Photographer reaching new heights


An award-winning photographer known for braving harsh elements and exploring remote locations with camera gear in tow has reached new heights.

Debra Garside’s heartwarming photograph of a polar bear lounging with her cubs placed in the top five for the Natural History Museum of London’s Wildlife Photographer of the Year Exhibit in the people’s choice category in the United Kingdom.

A photo Garside submitted from a shoot on Sable Island placed in the top 200 in the same category five years ago and a photo of the same bear and her cubs made the Smithsonian exhibit in Washington D.C. last year.

Garside sees this latest accomplishment as her biggest yet.

“I was over the moon,” she said. “Being in the Smithsonian, up to that point, was the biggest thing that happened to me in my career as a photographer, but this even trumps that in terms of the status of that recognition.”

Garside said her photograph was one of 25 selected for the exhibition last fall. Visitors were invited to vote on their favourite in the annual contest.

“It’s just huge to be in those 25 because it’s out of 50,000 images from 92 different countries,” she said. “The cool thing is the person that won is a Canadian woman. She’s a journalist from Ontario who has an enormous worldwide following.”

Garside’s photograph, titled Warm Embrace, will join the traveling exhibit to royal museums around the world for a year, said Garside.

“It’s good exposure for sure,” she said. “Photo contests are great promotions but they can be really time-consuming.”

Garside braved temperatures as low as -55 in 2015 to capture the image in Wapusk National Park, five hours out of Churchill.

Now she plans to submit her more recent photographs from Sable Island and Mongolia for future contests.

Last year, Garside was elected to the Royal Canadian Geographical Society College of Fellows. She said the board nominates and then elects fellows every year.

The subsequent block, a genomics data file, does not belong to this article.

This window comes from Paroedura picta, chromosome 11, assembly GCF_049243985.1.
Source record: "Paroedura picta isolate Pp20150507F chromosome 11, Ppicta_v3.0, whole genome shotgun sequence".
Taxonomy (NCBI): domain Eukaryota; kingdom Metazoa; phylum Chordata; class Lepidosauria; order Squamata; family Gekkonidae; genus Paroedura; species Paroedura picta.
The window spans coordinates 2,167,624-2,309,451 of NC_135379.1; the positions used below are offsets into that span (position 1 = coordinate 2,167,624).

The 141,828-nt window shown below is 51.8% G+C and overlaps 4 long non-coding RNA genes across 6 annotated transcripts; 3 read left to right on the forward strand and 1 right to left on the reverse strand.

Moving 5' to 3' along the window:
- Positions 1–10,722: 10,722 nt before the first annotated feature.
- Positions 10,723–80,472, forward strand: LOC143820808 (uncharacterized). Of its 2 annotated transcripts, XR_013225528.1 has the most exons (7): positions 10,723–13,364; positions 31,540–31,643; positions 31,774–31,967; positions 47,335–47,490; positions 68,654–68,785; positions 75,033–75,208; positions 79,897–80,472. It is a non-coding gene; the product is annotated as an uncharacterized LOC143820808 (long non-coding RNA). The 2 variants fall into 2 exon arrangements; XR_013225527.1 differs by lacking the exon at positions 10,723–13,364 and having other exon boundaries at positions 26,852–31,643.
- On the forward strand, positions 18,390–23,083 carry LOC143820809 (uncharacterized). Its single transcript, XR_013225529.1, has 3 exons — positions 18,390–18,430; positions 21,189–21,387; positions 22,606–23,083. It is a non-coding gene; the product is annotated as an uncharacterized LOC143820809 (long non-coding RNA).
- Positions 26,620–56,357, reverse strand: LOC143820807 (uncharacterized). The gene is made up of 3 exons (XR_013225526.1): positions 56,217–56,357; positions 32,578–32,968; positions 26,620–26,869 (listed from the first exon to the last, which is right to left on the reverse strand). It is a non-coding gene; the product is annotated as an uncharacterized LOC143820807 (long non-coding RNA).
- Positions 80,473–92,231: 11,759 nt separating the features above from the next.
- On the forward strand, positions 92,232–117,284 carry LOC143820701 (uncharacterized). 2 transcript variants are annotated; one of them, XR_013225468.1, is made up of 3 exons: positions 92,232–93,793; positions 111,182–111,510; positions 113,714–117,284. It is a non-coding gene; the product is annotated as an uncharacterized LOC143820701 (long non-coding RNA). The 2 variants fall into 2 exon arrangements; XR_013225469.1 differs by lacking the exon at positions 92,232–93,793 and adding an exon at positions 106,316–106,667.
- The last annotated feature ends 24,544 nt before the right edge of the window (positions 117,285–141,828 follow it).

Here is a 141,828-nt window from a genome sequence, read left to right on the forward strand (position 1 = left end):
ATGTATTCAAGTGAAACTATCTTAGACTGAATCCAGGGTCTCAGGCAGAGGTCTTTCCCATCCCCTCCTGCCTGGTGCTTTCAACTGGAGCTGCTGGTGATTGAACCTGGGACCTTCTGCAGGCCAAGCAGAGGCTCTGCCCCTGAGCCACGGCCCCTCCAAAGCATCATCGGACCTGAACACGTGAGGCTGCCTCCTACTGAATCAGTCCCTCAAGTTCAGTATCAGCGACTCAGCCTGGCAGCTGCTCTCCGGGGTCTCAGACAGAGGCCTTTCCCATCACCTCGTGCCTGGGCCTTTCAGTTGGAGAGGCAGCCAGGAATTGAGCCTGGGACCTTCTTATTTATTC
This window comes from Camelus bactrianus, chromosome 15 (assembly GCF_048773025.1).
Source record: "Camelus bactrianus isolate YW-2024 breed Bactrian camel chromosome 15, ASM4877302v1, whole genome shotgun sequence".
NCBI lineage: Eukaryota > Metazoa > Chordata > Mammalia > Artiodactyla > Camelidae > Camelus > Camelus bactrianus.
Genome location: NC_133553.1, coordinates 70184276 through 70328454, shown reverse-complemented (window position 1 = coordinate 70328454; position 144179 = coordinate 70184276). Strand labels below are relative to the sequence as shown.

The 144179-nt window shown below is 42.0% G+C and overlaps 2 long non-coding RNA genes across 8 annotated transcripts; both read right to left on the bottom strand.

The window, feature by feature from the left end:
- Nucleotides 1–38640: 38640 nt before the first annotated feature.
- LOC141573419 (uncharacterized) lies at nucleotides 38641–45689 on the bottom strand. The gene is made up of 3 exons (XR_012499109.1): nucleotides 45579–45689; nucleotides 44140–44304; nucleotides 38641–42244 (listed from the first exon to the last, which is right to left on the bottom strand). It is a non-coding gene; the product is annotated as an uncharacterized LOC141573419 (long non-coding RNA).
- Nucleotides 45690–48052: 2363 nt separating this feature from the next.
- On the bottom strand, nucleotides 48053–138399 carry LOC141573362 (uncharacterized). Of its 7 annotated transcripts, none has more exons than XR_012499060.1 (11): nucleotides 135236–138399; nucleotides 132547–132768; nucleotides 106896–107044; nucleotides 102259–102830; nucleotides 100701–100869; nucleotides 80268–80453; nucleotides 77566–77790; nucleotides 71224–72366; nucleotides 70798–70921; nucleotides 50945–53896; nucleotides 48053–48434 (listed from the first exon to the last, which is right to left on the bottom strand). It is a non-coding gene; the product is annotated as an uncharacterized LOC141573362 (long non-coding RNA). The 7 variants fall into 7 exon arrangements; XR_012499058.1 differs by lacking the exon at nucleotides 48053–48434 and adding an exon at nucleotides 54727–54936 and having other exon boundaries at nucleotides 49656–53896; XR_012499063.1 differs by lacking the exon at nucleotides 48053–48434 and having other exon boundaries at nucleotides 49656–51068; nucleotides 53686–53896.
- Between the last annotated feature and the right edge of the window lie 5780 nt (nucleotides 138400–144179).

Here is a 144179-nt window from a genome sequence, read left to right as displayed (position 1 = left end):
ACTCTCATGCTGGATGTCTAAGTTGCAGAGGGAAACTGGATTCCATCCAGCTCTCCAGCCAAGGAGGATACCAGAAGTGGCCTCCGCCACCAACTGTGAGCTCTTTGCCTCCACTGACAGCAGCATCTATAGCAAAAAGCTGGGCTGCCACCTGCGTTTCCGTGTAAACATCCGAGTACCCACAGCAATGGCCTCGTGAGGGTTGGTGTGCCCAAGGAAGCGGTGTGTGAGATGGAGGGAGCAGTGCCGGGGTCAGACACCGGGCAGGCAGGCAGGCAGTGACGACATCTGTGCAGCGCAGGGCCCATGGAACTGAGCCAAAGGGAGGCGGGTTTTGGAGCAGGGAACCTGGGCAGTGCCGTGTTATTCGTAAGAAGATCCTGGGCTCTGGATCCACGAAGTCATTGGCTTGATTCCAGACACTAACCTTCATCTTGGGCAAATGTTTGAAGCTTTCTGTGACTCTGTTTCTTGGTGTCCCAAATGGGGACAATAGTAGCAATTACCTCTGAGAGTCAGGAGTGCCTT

“It tends to open doors in terms of the credibility factor because you’re recognized as somebody that does contribute at that level,” she said. “It could mean other projects are going to come my way or possibly financing for other projects.”

Garside was nominated by CEO John Geiger after guiding him and honourary president and Jeopardy host Alex Trebek on Sable Island last summer as part of the One Ocean Exhibitions, of which she serves as an educator and photographer.

“Being part of a geographical society is definitely something to be very proud of,” she said. “It’s an iconic organization – National Geographic.

“To be connected with that to start with is something I feel really proud of.”

Garside said she’s made seven trips to Sable Island for a total of about six weeks.

“I’ve spent more time on Sable Island than any civilian visitor with the exception of biologists and researches that go there for months at a time,” she said. “It’s something that’s very personal and very spiritual.

“I feel more isolated on Sable Island than I do at Antarctica. They only allow 50 overnight visitors a year on Sable Island.”

Garside said the horses on Sable Island are the only unmanaged wild horses in the Americas. She revels in watching their unique language and herd dynamics, which differ considerably from domesticated horses.

“On Sable Island they see so few people that they tend to ignore you and do what they do very naturally,” she said. “You get to see that in its purest form. Just the subtleties of their body language becomes so much more obvious. It’s one of the few chances on this planet that you can see that.”

On her most recent trip to Sable Island last summer, Garside witnessed a young lame stallion trying to join a herd get continuously chased away by the band stallion.

After several attempts, the band stallion became aggressive and Garside watched as the lame horse gave up.

“He wandered out onto the bare sand beach and laid down in the sand because his feet were really hurting,” she said. “The band stallion came towards him, sniffed him and then laid down with him. It was this dramatic 180 in the behavior of the band stallion. You get to see stuff like that which you never get to see in other parts.”

Garside has had her travels and photographs published in Canadian Geographic and various other magazines around the world.

People can learn more about her travels and work at the Calgary Outdoor Adventure Show March 24 and 25 in Calgary’s BMO Centre where Garside will have a booth.


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